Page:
“When we get to a party we size up the mood of the party and the kind of music to sing comes immediately and when I start singing it, all these my boys will back it up and they will match it together and it becomes BIG. I am grateful to members of the band.”
Does he still do rehearsals weekly? “Yes, we do. We rehearse. What we do today is part of our rehearsal. When we get back now, to rehearsal, we would now remind ourselves that this is what we did last week. What has helped is that me, myself, I am an Entertainer, and I do quality music. I play quality music. I want people to look at me, like what they see and like the music and be happy. We need to continue to play music that will lift the soul. Good music will make you feel alright. That is the power of music.”
How has he been able to keep looking fit at 75? Is there a particular food he eats? Does he still eat pounded yam? What is his favourite meal? “I am not a fan of a particular food. But I must say I love Eba and Pounded yam. Yes. But pounded yam has been changed to Poundo in Lagos. So eventually you can’t get good pounded yam like before. But I love to eat good food.”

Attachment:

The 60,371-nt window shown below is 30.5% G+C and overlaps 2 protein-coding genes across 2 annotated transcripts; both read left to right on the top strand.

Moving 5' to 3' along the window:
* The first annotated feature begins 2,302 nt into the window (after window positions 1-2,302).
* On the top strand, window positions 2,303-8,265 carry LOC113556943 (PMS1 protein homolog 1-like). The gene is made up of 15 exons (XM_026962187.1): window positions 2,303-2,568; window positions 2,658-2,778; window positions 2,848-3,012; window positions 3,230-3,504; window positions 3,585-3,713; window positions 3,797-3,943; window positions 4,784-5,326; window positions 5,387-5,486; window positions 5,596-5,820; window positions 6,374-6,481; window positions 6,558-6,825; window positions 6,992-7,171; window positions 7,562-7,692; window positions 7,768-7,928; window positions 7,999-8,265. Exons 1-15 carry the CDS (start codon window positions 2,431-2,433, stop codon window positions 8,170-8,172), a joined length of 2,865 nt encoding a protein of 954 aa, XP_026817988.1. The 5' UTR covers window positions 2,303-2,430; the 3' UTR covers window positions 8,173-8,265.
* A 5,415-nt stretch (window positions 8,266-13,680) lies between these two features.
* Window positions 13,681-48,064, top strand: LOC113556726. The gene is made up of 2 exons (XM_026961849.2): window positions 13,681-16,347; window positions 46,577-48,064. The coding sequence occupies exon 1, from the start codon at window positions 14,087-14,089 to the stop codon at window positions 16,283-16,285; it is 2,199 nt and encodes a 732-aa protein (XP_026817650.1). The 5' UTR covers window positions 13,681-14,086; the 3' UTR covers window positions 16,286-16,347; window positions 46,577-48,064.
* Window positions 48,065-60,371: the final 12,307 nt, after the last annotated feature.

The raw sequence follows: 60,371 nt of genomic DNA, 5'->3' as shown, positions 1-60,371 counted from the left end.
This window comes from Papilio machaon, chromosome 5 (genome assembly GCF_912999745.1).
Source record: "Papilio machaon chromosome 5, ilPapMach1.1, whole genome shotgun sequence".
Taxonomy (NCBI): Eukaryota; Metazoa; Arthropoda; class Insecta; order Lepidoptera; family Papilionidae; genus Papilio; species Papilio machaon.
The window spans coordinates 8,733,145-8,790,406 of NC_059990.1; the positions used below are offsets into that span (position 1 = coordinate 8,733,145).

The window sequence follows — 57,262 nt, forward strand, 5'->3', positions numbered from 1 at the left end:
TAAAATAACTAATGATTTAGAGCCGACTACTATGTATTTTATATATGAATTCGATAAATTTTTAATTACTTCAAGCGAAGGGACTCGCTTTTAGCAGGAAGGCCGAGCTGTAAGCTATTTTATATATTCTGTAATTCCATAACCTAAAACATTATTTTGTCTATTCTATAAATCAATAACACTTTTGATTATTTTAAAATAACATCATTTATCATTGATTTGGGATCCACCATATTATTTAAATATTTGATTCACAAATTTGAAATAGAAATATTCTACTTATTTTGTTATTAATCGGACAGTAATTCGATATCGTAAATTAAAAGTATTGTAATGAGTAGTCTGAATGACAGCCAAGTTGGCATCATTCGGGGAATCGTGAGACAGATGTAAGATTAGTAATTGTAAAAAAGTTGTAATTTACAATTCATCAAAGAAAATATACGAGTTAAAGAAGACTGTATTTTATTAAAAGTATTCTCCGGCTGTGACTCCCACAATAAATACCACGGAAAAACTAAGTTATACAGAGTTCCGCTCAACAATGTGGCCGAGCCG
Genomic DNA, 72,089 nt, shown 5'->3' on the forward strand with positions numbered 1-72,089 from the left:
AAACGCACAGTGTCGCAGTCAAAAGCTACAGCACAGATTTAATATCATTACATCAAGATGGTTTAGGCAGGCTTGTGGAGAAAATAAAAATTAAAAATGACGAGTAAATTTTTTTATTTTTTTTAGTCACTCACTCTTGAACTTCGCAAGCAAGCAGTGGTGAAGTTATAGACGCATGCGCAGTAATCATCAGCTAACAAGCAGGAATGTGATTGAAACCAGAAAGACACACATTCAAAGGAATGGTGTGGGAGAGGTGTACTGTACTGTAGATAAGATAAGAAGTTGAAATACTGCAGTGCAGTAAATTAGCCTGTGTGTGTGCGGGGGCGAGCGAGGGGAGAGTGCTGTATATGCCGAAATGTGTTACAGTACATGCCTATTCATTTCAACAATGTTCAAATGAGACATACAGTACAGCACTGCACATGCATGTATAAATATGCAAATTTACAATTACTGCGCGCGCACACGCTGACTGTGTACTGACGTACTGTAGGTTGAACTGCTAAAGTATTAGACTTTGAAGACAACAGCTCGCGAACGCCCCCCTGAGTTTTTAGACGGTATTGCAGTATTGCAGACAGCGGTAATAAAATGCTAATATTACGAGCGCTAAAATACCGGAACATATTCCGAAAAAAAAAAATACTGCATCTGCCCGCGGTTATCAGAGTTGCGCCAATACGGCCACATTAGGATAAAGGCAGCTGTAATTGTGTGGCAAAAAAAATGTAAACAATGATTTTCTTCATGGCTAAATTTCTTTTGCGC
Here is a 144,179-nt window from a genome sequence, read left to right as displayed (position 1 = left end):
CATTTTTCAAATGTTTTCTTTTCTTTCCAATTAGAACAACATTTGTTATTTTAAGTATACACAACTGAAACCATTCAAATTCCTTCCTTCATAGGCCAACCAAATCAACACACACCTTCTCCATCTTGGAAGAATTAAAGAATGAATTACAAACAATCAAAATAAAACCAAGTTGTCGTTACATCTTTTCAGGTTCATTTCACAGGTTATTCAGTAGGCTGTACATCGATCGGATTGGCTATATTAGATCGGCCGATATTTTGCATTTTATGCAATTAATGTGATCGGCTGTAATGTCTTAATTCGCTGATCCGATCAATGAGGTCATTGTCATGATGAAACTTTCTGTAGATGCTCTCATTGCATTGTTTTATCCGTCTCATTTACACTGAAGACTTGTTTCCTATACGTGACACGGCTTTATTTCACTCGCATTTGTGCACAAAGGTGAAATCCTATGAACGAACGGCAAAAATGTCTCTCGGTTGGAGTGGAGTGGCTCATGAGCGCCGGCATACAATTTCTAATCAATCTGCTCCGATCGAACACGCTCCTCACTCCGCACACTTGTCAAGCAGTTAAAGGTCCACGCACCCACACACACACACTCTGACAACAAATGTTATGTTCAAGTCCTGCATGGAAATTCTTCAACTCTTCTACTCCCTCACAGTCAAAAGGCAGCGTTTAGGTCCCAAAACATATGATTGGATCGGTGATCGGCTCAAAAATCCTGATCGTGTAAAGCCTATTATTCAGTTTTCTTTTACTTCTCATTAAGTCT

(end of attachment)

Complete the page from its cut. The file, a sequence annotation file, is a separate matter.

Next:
Does he have plans to retire at 75? “Hmmmm. I am yet to see any musician retire from music. It is in the blood, until when you cannot move or sing again and you are hundred and something years and your body is shaking when they give you the microphone. So, I can’t retire from music. Music is in me. Music is in my blood. Once I pick up the microphone, music comes. I have been doing this now for decades. There is no stopping music. If I stop singing, what will I be doing? What else is there to do? So, music for me is a lifetime thing.”